New SEAT Minimo concept previews Renault Twizy rival for 2021
62 mile sub-compact SEAT Minimo 1+1 EV coming early next decade, using a bespoke tubular aluminium platform
The new SEAT Minimo, an all-electric quadricycle concept, has been revealed to the public at the 2019 Geneva Motor Show. The concept is tasked with handling the concerns of inner city congestion and increasingly stringent emissions regulations. We'll get to see a production version in 2021, according to SEAT bosses.
SEAT’s foray into the sub-compact city transport market follows the firm’s all-electric eXS KickScooter from November 2018. Developed in tandem with Segway, the eXS aimed to both improve city mobility and launch SEAT’s expansion into the urban transport.
The Minimo concept adopts the same “compact urban mobility” brief, being a one-plus-one city car with similar dimensions to the Renault Twizy. It’s only 2,500mm long and 1,240mm wide, which SEAT says makes it suited to city life. Features include 17-inch alloy wheels, asymmetrically-sized doors built to operate in tight spaces and a single central headlight.
The concept is built on a bespoke tubular aluminium chassis with the bodywork consisting of layered plastic panels, some of which are dyed rather than painted. The seating position is ever so slightly taller than the Twizy's, with the hip points for the driver and rear passenger the same as in the Mii city car.
The SEAT Minimo offers a combined digital gauge cluster and infotainment system, a multifunction steering wheel, wireless smartphone charging, keyless entry and go, Android Auto and support for voice commands via Google Assistant. The cabin’s glasshouse construction also allows 360-degree visibility.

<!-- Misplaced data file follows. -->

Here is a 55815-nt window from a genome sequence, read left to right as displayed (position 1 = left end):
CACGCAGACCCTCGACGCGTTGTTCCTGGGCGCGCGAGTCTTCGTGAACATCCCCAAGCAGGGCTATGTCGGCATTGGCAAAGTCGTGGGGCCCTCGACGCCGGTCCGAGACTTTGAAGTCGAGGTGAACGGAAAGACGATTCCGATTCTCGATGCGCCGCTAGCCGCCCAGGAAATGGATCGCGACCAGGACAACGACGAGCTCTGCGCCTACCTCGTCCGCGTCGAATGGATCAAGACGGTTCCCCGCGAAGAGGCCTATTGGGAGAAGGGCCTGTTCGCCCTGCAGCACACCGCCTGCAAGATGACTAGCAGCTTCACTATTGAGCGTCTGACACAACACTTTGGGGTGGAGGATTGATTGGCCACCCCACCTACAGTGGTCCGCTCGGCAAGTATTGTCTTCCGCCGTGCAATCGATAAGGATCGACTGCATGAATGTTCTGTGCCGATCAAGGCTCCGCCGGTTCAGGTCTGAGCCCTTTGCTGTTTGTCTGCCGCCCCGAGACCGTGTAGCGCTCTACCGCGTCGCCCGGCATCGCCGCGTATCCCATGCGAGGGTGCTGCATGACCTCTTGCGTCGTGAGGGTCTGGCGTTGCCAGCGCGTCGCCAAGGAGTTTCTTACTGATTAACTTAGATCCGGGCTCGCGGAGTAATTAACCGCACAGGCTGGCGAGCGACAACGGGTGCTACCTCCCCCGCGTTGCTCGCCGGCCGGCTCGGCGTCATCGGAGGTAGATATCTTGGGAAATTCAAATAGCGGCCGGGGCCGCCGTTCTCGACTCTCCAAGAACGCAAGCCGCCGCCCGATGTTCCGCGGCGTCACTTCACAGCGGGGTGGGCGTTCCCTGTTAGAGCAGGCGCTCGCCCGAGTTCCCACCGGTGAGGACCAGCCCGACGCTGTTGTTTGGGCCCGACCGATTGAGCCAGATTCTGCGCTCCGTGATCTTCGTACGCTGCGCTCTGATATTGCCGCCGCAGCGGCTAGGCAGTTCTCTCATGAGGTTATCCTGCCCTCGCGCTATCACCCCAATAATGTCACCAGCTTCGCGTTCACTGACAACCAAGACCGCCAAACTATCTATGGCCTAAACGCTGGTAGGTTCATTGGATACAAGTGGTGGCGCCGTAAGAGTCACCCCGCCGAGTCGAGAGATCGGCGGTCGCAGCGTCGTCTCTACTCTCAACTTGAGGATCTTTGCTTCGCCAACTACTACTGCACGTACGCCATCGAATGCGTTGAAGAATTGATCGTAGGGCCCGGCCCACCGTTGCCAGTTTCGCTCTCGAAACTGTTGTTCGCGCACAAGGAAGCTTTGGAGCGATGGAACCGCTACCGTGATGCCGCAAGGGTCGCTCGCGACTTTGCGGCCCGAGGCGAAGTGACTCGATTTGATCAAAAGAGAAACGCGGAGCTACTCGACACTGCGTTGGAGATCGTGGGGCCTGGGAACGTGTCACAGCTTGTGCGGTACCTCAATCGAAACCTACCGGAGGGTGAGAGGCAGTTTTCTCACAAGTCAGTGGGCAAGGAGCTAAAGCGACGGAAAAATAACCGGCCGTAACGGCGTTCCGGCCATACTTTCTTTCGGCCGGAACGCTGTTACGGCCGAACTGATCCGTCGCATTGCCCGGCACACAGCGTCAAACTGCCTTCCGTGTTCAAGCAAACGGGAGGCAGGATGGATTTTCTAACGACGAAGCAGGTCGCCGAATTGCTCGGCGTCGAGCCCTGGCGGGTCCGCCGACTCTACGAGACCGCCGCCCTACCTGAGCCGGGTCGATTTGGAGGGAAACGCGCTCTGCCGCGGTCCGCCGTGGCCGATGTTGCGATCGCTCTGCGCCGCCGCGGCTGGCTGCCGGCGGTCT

SEAT’s latest all-electric concept offers a claimed range of 62 miles between charges. To sidestep the issue of charge times, the Spanish firm has also decided to implement a battery-swap system on the Minimo. The battery pack is held in a frame under the concept’s chassis and, once depleted, can be quickly exchanged for a charged unit. SEAT says that each battery module weighs 25kg. The Minimo features four of them, and each can be swapped in a minute flat.
The battery swap programme could be supported by a dedicated smartphone app. However, bosses have indicated that for production, a plug-in model is a possibility.
The concept will also feature 5G connectivity, jointly-developed with the Spanish telecommunications company, Telefonica. SEAT says the system will allow communication between the car, the surrounding infrastructure and other vehicles as a first step towards fully-autonomous collaborative driving.
SEAT is currently preparing the Minimo for Level 4 autonomous driving which, in addition to automatically delivering passengers to their destinations, would allow the vehicle to locate and pick up the user when requested. Supposedly, this system will make car-sharing more convenient by automatically delivering the car to the user.
Whether or not the Minimo concept will make it to the UK market is yet to be confirmed, but if SEAT does bring it to these shores we expect it will retail for around £7,000, making it competitive with the Renault Twizy.
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